How it works
Unless you're a professional athlete or movie star, chances are you'll need a loan to buy your dream house. When you get that loan, however, you will be required to sign a Deed of Trust (or a Mortgage Agreement depending on your state) as security or collateral for the loan. If the loan is not repaid on time, the lender can foreclose on and sell the property in order to pay off the loan.
Trust Deed, Deed of Trust Form
If you look at the big picture, a Deed of Trust functions similarly to a Mortgage. Namely, a buyer secures a loan so he or she can buy a house, then the lender protects that loan with a deed or a mortgage. But there are a few important differences to keep in mind.
For starters, a Deed of Trust is usually notcreated by a bank. In fact, there’s a third party involved during Deeds of Trust. There’s the home buyer, the lender, and finally, the trustee, who actually holds the title until the loan is repaid. The trustee is responsible for beginning the foreclosure process, if it comes to that.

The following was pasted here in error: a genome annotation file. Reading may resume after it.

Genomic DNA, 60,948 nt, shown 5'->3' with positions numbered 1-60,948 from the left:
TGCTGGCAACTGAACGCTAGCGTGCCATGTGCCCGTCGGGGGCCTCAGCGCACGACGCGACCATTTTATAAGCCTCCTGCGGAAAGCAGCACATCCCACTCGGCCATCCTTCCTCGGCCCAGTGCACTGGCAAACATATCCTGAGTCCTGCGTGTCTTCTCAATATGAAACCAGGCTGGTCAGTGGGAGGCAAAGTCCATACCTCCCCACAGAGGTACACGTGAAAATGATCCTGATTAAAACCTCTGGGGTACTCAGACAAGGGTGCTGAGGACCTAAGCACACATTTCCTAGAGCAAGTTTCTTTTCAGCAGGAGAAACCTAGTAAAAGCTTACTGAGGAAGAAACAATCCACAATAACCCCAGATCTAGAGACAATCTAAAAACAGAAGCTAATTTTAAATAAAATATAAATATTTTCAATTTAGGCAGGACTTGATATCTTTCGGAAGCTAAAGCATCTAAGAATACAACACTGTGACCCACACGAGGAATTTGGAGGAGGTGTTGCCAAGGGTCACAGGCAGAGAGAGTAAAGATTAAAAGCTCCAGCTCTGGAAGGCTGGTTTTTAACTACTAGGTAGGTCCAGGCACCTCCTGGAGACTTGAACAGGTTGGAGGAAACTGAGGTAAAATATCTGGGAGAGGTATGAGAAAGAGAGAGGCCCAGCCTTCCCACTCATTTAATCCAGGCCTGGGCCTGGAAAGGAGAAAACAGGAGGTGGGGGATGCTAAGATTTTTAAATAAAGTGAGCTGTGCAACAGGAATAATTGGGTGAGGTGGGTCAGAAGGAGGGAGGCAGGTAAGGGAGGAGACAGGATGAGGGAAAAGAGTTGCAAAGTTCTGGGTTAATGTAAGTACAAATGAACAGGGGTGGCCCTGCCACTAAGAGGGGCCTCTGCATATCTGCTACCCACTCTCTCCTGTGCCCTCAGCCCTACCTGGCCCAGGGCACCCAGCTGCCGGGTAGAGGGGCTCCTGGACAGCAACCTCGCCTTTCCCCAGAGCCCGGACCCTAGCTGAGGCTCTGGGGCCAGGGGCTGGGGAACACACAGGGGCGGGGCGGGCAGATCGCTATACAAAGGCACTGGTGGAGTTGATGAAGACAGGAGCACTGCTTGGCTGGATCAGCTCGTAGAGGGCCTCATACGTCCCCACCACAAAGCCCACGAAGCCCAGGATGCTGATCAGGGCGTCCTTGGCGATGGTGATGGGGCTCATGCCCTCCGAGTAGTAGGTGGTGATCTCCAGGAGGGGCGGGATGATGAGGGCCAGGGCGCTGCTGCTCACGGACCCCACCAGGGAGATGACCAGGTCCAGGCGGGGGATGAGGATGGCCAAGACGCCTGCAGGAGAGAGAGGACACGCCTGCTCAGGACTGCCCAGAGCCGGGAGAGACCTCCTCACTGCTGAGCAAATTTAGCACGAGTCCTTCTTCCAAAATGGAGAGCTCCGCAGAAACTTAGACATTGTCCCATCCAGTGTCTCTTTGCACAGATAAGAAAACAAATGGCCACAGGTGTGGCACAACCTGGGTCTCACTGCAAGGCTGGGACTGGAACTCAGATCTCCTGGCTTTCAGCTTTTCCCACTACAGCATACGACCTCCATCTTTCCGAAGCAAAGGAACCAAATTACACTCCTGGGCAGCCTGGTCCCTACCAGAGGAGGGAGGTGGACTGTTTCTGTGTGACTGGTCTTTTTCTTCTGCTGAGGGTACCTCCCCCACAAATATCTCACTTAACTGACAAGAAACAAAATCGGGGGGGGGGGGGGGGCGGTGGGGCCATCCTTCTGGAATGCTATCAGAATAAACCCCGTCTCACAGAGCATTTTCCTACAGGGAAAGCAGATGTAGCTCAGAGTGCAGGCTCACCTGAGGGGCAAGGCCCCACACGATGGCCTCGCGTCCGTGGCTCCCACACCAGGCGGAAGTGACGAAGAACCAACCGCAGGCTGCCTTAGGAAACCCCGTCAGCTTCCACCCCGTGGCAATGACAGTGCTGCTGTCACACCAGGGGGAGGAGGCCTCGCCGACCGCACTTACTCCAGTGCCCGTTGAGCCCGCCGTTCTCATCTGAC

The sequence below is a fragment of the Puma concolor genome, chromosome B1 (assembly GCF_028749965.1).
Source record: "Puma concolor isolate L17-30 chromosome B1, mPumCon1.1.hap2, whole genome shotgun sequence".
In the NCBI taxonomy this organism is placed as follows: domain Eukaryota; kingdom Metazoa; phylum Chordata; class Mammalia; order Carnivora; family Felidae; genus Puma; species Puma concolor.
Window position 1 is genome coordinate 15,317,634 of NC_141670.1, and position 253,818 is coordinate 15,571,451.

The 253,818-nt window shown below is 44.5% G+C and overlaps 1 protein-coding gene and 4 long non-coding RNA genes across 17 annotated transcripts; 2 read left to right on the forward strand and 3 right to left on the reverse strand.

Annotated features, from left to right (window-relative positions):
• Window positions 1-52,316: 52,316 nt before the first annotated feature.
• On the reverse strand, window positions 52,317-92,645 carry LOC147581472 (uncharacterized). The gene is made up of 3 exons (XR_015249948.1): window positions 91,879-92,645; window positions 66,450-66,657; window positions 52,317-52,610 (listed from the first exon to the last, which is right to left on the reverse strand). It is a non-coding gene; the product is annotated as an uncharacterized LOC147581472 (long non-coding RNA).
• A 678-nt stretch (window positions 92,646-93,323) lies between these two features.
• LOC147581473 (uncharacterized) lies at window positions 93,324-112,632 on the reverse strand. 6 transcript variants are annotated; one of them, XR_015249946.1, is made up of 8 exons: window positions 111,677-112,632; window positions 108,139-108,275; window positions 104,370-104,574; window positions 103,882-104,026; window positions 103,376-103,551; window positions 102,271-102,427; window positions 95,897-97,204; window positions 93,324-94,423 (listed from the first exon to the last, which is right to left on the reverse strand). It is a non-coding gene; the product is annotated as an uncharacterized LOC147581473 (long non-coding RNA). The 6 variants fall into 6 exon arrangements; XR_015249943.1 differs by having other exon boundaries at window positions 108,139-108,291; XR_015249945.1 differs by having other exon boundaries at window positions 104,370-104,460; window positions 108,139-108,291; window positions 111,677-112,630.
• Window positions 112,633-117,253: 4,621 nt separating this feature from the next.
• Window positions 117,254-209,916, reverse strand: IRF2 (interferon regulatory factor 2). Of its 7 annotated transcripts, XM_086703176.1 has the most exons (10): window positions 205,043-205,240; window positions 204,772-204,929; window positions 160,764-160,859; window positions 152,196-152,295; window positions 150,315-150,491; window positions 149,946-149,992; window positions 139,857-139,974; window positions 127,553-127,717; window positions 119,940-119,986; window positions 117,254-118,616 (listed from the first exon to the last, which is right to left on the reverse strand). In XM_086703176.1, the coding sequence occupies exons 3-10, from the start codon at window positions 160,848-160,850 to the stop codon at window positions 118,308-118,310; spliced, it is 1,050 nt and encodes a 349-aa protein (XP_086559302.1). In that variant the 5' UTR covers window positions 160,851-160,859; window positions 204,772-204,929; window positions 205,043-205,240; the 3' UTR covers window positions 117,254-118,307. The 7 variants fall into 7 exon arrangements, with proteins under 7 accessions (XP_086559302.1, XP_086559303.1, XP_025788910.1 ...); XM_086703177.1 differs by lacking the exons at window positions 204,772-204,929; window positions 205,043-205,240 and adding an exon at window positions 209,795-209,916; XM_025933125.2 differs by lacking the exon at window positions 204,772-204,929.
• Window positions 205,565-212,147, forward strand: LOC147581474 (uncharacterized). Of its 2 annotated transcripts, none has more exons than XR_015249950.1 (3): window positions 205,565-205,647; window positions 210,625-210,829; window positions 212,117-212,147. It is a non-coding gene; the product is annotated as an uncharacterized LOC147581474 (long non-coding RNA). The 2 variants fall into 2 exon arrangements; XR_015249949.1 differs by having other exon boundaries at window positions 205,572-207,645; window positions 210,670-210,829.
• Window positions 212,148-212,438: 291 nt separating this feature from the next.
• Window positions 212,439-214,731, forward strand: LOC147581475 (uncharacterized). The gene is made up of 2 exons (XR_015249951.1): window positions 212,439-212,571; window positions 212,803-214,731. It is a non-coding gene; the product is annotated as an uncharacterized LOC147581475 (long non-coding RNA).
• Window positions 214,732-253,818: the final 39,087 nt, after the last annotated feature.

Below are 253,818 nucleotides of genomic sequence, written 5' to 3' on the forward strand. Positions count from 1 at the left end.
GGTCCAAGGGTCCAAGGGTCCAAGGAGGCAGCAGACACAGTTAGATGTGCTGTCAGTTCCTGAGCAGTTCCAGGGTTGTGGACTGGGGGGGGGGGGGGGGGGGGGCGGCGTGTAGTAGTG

In fact, in the event of a foreclosure, a Deed of Trust lets the lender and trustee stay out of court.
While Deeds of Trust are getting more popular across the country, that doesn’t mean you can create then in every state. Here are a list of states in which a Deed of Trust is legal:
Alabama, Alaska, Arizona, Arkansas, California, Colorado, Washington D.C., Georgia, Hawaii, Idaho, Illinois, Kentucky, Maine, Maryland, Massachusetts, Michigan, Minnesota, Mississippi, Missouri, Montana, Nebraska, Nevada, New Hampshire, New Mexico, North Carolina, Oregon, Rhode Island, South Dakota, Tennessee, Texas, Utah, Virginia, Washington, West Virginia, and finally, Wyoming.
You’ll need some typical information to complete your Deed of Trust. The names of the borrowers, lenders, and trustees, for example, as well as information about the loan and property themselves. But, in addition to those, here are two important optional terms that you may want to include in your Deed of Trust:
In order to make the Deed of Trust binding, the Borrower and Guarantor, if there is one, must sign it front of a notary public. Then the signed and notarized Deed of Trust must be filed at the city or county office for recording property documents.
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